Santa Cecilia, music’s patron saint, became martyr here on 230 d. C.. The church, founded before C. V on the place where a Roman house was located, probably Valeriano’s , husband to Santa Cecilia, was redone in obedience to Pope Pasquale I’s will; out of the old construction one saves the apsidal mosaic. During C. XII a porch and a bell-tower were annexed.
It was continuously restored ever since C. XVI until C.XIX, respectively by the order of Cardinals Francesco Acquaviva and Giacomo Doria Pamphili. The eighteen-century façade is by Fuga and it is preceded by a porch that treasures the antique columns made of pink granite and African marble. Not to miss out, inside the nearby convent, the fresco “Il Giudizio universale” by Pietro Cavallini, dated C. XIII.
Santa Cecilia is a basilica church with no transept and a north tower. It is oriented west, in accordance with Roman tradition. The entire brick exterior of the 9th-century building survives intact, but most if it is difficult to see because of later additions.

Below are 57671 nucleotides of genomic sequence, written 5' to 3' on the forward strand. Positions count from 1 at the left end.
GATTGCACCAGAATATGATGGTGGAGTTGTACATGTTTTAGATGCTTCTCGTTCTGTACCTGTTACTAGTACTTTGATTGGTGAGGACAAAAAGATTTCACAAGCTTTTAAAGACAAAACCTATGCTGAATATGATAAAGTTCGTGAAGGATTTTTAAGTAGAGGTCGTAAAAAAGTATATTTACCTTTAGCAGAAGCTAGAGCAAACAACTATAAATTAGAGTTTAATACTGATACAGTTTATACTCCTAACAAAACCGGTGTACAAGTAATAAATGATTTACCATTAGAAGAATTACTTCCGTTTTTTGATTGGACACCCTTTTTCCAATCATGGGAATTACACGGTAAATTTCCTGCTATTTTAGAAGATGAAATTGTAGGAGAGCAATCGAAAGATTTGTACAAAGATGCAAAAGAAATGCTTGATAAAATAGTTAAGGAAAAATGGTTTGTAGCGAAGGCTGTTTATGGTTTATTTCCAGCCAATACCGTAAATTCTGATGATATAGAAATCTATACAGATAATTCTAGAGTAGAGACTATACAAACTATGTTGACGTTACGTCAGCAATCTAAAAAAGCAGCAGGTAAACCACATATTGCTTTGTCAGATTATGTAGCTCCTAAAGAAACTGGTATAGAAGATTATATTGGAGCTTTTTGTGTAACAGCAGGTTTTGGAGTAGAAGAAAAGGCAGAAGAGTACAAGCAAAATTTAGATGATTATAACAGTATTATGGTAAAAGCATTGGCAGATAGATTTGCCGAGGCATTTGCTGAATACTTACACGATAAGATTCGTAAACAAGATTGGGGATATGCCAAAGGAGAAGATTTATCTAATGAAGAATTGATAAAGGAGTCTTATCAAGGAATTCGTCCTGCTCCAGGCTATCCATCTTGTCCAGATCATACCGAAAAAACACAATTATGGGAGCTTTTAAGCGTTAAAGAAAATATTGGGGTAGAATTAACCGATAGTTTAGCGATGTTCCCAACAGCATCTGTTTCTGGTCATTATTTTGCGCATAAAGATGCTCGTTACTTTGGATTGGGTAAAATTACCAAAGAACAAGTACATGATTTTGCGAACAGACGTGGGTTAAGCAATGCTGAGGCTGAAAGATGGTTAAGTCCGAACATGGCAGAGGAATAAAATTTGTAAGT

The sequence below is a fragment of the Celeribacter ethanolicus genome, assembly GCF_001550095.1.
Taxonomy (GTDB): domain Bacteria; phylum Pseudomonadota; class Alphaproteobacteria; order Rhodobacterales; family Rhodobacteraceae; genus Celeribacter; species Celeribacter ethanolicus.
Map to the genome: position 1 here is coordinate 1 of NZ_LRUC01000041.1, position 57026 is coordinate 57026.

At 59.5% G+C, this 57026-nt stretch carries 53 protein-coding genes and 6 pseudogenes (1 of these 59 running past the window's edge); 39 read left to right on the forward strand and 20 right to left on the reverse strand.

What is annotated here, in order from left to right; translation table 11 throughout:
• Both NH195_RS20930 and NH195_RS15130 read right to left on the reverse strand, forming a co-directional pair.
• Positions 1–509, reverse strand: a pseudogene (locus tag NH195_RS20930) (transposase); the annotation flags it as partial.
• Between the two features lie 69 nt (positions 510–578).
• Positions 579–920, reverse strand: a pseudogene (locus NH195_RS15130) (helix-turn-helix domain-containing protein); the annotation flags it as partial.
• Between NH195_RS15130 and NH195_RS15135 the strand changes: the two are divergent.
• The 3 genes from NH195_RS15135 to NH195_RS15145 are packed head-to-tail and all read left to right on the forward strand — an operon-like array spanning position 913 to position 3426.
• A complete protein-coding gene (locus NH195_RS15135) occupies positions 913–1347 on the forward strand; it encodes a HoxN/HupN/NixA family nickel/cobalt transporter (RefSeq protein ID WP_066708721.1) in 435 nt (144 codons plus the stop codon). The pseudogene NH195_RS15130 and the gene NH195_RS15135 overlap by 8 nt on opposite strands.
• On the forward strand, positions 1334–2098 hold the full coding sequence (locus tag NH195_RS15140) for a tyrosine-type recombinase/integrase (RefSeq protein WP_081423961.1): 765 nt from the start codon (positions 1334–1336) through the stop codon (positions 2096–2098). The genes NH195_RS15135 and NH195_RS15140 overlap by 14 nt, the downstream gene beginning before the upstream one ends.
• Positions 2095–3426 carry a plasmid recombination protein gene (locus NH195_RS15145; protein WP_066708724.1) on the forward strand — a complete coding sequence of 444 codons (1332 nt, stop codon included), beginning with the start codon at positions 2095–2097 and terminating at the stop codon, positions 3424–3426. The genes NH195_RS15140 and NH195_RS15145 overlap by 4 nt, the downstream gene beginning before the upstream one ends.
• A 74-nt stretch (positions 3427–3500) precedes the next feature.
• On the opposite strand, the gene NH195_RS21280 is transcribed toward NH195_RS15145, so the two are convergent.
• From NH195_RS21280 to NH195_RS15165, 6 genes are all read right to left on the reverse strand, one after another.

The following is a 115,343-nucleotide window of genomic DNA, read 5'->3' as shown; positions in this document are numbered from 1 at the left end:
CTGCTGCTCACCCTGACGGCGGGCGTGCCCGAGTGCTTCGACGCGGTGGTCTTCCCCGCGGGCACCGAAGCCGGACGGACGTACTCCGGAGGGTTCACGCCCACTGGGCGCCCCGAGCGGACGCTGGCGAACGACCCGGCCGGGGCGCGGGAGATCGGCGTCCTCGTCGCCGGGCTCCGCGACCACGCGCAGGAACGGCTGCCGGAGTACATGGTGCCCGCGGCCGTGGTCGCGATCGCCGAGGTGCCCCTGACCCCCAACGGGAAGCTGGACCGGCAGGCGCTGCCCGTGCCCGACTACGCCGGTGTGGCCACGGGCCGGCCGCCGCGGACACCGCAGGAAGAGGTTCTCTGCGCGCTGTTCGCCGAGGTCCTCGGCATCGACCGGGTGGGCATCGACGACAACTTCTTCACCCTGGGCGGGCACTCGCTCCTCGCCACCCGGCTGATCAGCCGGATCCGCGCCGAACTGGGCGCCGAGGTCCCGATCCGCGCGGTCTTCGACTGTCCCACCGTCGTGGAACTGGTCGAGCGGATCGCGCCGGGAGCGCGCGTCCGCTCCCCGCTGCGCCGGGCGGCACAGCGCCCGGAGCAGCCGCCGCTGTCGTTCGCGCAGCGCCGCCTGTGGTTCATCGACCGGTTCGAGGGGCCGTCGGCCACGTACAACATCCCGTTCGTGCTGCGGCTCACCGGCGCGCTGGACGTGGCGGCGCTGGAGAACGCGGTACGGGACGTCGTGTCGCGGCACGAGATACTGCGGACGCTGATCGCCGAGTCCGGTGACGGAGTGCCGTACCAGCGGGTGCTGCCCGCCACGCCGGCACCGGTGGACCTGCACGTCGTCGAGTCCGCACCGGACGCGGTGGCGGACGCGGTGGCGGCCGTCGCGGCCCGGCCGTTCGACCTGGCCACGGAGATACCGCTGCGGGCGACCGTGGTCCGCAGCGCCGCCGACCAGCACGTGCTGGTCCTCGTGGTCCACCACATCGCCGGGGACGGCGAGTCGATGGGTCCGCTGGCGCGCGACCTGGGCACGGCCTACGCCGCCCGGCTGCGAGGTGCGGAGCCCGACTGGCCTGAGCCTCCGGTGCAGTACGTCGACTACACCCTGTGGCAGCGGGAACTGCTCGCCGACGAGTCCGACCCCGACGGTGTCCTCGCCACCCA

Entrance is through a small courtyard to the east, whose fountain incorporates a Roman cantharus urn. The portico or narthex includes a 13th-century architrave and various inscriptions and architectural fragments.
The apse above the choir is decorated with a fine 9th-century mosaic on the theme of the Second Coming, which is quite similar to the one at Santa Prassede. It consists of seven standing figures – Christ in the center flanked by three saints on each side – against a background of a meadow with flowers, palm trees and sunset-lit clouds.
A modern crypt, built in 1899-1901, is at the west end of the excavations. Behind an iron grille in the crypt is the 9th-century confessio containing the tombs of the martyrs Cecilia, Valerian, Tibertius, and Maximus and the popes Urban I (222-30) and Lucius I (253-54). Behind that is the original crypt directly beneath the choir. Unfortunately none of its 9th-century decoration has survived.